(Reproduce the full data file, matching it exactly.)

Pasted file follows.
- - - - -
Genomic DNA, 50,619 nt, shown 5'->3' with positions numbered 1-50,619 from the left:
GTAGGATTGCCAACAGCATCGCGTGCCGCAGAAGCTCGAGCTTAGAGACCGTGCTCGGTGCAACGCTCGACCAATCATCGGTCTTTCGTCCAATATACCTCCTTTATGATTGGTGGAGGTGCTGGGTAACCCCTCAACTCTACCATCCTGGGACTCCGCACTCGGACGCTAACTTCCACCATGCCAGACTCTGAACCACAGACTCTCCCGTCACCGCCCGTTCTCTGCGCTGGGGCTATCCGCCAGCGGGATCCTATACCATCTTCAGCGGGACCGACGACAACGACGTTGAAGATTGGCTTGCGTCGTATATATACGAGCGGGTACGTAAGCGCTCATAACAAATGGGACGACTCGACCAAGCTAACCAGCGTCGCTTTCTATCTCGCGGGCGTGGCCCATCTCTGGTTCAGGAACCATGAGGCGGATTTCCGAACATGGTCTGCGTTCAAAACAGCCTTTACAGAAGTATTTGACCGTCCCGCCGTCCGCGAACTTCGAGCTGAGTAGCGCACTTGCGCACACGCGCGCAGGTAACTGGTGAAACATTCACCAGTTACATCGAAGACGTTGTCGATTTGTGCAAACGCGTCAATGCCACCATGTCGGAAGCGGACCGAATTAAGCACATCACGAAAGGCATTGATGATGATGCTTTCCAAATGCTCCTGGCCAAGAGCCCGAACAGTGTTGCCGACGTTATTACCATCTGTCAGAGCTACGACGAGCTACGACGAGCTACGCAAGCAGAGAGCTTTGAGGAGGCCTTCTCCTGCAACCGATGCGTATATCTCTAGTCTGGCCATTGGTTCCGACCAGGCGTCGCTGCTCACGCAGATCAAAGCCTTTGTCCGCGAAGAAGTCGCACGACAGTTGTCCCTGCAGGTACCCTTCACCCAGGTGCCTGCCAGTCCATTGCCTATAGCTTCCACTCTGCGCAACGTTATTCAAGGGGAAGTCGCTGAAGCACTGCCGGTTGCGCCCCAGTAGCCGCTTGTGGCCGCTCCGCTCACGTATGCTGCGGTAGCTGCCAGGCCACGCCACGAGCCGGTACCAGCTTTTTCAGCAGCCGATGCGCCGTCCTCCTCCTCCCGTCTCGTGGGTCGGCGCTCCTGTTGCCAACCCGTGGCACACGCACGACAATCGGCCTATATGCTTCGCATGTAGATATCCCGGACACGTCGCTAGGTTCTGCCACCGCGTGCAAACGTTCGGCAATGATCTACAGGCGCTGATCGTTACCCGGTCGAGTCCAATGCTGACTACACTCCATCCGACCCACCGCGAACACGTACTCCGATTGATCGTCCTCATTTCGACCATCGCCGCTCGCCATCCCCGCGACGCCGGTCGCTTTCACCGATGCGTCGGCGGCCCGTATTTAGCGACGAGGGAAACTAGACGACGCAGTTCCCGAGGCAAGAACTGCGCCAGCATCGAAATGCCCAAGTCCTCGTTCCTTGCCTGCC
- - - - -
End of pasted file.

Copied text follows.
Genomic DNA, 50,619 nt, shown 5'->3' with positions numbered 1-50,619 from the left:
GTAGGATTGCCAACAGCATCGCGTGCCGCAGAAGCTCGAGCTTAGAGACCGTGCTCGGTGCAACGCTCGACCAATCATCGGTCTTTCGTCCAATATACCTCCTTTATGATTGGTGGAGGTGCTGGGTAACCCCTCAACTCTACCATCCTGGGACTCCGCACTCGGACGCTAACTTCCACCATGCCAGACTCTGAACCACAGACTCTCCCGTCACCGCCCGTTCTCTGCGCTGGGGCTATCCGCCAGCGGGATCCTATACCATCTTCAGCGGGACCGACGACAACGACGTTGAAGATTGGCTTGCGTCGTATATATACGAGCGGGTACGTAAGCGCTCATAACAAATGGGACGACTCGACCAAGCTAACCAGCGTCGCTTTCTATCTCGCGGGCGTGGCCCATCTCTGGTTCAGGAACCATGAGGCGGATTTCCGAACATGGTCTGCGTTCAAAACAGCCTTTACAGAAGTATTTGACCGTCCCGCCGTCCGCGAACTTCGAGCTGAGTAGCGCACTTGCGCACACGCGCGCAGGTAACTGGTGAAACATTCACCAGTTACATCGAAGACGTTGTCGATTTGTGCAAACGCGTCAATGCCACCATGTCGGAAGCGGACCGAATTAAGCACATCACGAAAGGCATTGATGATGATGCTTTCCAAATGCTCCTGGCCAAGAGCCCGAACAGTGTTGCCGACGTTATTACCATCTGTCAGAGCTACGACGAGCTACGACGAGCTACGCAAGCAGAGAGCTTTGAGGAGGCCTTCTCCTGCAACCGATGCGTATATCTCTAGTCTGGCCATTGGTTCCGACCAGGCGTCGCTGCTCACGCAGATCAAAGCCTTTGTCCGCGAAGAAGTCGCACGACAGTTGTCCCTGCAGGTACCCTTCACCCAGGTGCCTGCCAGTCCATTGCCTATAGCTTCCACTCTGCGCAACGTTATTCAAGGGGAAGTCGCTGAAGCACTGCCGGTTGCGCCCCAGTAGCCGCTTGTGGCCGCTCCGCTCACGTATGCTGCGGTAGCTGCCAGGCCACGCCACGAGCCGGTACCAGCTTTTTCAGCAGCCGATGCGCCGTCCTCCTCCTCCCGTCTCGTGGGTCGGCGCTCCTGTTGCCAACCCGTGGCACACGCACGACAATCGGCCTATATGCTTCGCATGTAGATATCCCGGACACGTCGCTAGGTTCTGCCACCGCGTGCAAACGTTCGGCAATGATCTACAGGCGCTGATCGTTACCCGGTCGAGTCCAATGCTGACTACACTCCATCCGACCCACCGCGAACACGTACTCCGATTGATCGTCCTCATTTCGACCATCGCCGCTCGCCATCCCCGCGACGCCGGTCGCTTTCACCGATGCGTCGGCGGCCCGTATTTAGCGACGAGGGAAACTAGACGACGCAGTTCCCGAGGCAAGAACTGCGCCAGCATCGAAATGCCCAAGTCCTCGTTCCTTGCCTGCC